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      Protein sequestration at the nuclear periphery as a potential regulatory mechanism in premature aging

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      The Journal of Cell Biology

      The Rockefeller University Press

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          Abstract

          Serebryannyy and Misteli provide a perspective on how protein sequestration at the inner nuclear membrane and nuclear lamina might influence aging.

          Abstract

          Despite the extensive description of numerous molecular changes associated with aging, insights into the driver mechanisms of this fundamental biological process are limited. Based on observations in the premature aging syndrome Hutchinson–Gilford progeria, we explore the possibility that protein regulation at the inner nuclear membrane and the nuclear lamina contributes to the aging process. In support, sequestration of nucleoplasmic proteins to the periphery impacts cell stemness, the response to cytotoxicity, proliferation, changes in chromatin state, and telomere stability. These observations point to the nuclear periphery as a central regulator of the aging phenotype.

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          Most cited references 274

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          Aging is characterized by a progressive loss of physiological integrity, leading to impaired function and increased vulnerability to death. This deterioration is the primary risk factor for major human pathologies, including cancer, diabetes, cardiovascular disorders, and neurodegenerative diseases. Aging research has experienced an unprecedented advance over recent years, particularly with the discovery that the rate of aging is controlled, at least to some extent, by genetic pathways and biochemical processes conserved in evolution. This Review enumerates nine tentative hallmarks that represent common denominators of aging in different organisms, with special emphasis on mammalian aging. These hallmarks are: genomic instability, telomere attrition, epigenetic alterations, loss of proteostasis, deregulated nutrient sensing, mitochondrial dysfunction, cellular senescence, stem cell exhaustion, and altered intercellular communication. A major challenge is to dissect the interconnectedness between the candidate hallmarks and their relative contributions to aging, with the final goal of identifying pharmaceutical targets to improve human health during aging, with minimal side effects. Copyright © 2013 Elsevier Inc. All rights reserved.
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            Wnt/β-catenin signaling and disease.

            The WNT signal transduction cascade controls myriad biological phenomena throughout development and adult life of all animals. In parallel, aberrant Wnt signaling underlies a wide range of pathologies in humans. In this Review, we provide an update of the core Wnt/β-catenin signaling pathway, discuss how its various components contribute to disease, and pose outstanding questions to be addressed in the future. Copyright © 2012 Elsevier Inc. All rights reserved.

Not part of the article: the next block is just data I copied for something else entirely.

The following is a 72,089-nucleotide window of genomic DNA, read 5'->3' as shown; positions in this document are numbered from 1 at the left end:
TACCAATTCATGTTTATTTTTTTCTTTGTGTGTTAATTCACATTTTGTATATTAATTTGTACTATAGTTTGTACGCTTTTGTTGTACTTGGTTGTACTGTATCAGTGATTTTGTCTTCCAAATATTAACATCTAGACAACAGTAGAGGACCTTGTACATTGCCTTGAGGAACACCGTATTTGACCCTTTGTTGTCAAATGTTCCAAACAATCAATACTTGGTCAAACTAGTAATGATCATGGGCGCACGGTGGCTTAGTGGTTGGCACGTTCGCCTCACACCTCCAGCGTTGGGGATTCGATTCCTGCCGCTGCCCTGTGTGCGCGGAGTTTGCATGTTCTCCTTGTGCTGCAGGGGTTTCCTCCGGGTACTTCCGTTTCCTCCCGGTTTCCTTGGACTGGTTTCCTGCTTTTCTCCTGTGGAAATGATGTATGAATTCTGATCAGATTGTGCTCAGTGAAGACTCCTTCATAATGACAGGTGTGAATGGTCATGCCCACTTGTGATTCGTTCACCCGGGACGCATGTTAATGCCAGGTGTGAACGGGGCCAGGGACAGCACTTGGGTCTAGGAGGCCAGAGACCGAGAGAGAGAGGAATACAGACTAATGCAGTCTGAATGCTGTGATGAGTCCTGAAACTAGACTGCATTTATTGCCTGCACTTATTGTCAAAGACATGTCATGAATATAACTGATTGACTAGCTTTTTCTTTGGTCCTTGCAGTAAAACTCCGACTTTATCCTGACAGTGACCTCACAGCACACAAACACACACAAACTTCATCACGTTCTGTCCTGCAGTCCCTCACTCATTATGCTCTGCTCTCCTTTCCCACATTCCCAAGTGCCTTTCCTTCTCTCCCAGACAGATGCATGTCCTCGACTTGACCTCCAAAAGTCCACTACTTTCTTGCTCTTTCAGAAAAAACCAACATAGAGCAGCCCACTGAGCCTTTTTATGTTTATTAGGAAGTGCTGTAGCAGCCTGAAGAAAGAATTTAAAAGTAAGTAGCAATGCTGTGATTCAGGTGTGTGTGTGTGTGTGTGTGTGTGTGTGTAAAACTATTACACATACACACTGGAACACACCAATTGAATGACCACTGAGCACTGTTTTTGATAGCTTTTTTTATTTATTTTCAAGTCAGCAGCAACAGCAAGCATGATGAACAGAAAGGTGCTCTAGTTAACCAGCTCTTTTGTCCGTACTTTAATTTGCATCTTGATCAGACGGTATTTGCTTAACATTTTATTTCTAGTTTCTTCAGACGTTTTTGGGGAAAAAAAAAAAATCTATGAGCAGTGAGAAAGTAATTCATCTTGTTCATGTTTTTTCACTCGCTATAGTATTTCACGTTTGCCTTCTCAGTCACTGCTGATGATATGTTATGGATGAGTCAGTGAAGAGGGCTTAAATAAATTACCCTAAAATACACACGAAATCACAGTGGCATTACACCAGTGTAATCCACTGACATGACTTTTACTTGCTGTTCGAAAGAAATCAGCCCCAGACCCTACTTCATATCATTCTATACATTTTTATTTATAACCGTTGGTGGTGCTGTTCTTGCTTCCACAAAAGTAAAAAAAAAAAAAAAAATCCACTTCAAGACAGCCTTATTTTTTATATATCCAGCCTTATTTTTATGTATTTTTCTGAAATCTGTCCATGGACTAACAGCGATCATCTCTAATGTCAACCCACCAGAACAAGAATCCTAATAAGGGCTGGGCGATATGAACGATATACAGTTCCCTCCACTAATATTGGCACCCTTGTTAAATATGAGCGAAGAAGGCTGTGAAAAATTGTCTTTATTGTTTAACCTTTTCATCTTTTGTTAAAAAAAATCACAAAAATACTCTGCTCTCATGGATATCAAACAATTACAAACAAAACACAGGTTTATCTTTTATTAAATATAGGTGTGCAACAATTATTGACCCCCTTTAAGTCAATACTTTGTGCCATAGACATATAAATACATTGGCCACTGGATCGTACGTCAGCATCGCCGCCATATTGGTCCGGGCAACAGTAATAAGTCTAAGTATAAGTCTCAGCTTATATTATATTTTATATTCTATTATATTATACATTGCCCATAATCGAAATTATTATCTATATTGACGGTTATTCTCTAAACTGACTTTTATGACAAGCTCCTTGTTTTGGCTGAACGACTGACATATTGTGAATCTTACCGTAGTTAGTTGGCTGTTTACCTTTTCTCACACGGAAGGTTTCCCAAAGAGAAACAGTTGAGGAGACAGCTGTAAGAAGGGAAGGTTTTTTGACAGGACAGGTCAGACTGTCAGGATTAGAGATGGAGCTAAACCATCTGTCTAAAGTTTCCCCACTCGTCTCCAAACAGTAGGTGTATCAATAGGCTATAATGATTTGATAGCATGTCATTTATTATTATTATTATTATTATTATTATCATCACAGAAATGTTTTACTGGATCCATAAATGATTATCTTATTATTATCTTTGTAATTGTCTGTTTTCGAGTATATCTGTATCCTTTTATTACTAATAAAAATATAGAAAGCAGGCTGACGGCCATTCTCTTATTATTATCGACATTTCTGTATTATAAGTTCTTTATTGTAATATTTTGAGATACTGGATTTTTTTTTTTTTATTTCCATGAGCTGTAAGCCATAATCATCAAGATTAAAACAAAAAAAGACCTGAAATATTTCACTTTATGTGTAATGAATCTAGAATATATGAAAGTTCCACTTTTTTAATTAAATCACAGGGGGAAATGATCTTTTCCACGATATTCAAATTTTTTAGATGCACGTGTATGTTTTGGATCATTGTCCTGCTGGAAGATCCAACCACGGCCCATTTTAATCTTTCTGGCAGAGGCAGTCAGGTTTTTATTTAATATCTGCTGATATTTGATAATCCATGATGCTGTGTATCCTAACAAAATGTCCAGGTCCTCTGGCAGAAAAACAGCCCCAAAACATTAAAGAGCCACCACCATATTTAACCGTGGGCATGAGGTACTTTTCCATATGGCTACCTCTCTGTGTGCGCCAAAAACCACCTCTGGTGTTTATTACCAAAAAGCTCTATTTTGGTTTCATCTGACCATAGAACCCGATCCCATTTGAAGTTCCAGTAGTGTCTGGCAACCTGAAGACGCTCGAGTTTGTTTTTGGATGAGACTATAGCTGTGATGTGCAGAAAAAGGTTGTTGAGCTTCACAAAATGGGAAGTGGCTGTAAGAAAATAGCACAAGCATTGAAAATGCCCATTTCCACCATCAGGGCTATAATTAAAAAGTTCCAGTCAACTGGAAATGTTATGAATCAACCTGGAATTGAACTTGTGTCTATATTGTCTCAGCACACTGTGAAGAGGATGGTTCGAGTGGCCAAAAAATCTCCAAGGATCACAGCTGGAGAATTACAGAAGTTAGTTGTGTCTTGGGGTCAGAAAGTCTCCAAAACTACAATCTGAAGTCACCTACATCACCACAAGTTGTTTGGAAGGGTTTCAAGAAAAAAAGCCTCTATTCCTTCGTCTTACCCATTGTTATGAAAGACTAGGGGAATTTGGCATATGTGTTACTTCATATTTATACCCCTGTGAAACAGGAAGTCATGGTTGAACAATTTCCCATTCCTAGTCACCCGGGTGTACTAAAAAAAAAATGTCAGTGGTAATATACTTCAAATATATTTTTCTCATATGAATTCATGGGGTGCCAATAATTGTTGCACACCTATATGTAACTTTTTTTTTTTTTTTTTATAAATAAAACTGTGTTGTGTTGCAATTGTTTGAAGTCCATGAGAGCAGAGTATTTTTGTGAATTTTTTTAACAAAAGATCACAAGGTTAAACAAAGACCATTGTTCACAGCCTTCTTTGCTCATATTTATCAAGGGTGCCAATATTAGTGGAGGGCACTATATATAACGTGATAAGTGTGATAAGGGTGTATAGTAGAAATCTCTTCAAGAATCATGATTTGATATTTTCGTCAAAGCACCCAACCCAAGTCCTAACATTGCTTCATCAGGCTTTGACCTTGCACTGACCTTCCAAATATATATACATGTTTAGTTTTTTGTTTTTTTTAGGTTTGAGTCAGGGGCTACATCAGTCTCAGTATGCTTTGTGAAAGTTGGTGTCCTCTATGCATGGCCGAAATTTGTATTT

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               D. Harman (1956)
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                Author and article information

                Journal
                J Cell Biol
                J. Cell Biol
                jcb
                jcb
                The Journal of Cell Biology
                The Rockefeller University Press
                0021-9525
                1540-8140
                2 January 2018
                : 217
                : 1
                : 21-37
                Affiliations
                National Cancer Institute, National Institutes of Health, Bethesda, MD
                Author notes
                Correspondence to Tom Misteli: mistelit@ 123456mail.nih.gov ;
                Article
                201706061
                10.1083/jcb.201706061
                5748986
                29051264
                This is a work of the U.S. Government and is not subject to copyright protection in the United States. Foreign copyrights may apply.

                This article is distributed under the terms of an Attribution–Noncommercial–Share Alike–No Mirror Sites license for the first six months after the publication date (see http://www.rupress.org/terms/). After six months it is available under a Creative Commons License (Attribution–Noncommercial–Share Alike 4.0 International license, as described at https://creativecommons.org/licenses/by-nc-sa/4.0/).

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                Funding
                Funded by: National Institutes of Health, DOI https://doi.org/10.13039/100000002;
                Funded by: National Cancer Institute, DOI https://doi.org/10.13039/100000054;
                Funded by: Center for Cancer Research
                Funded by: Progeria Research Foundation, DOI https://doi.org/10.13039/100002287;
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                Cell biology

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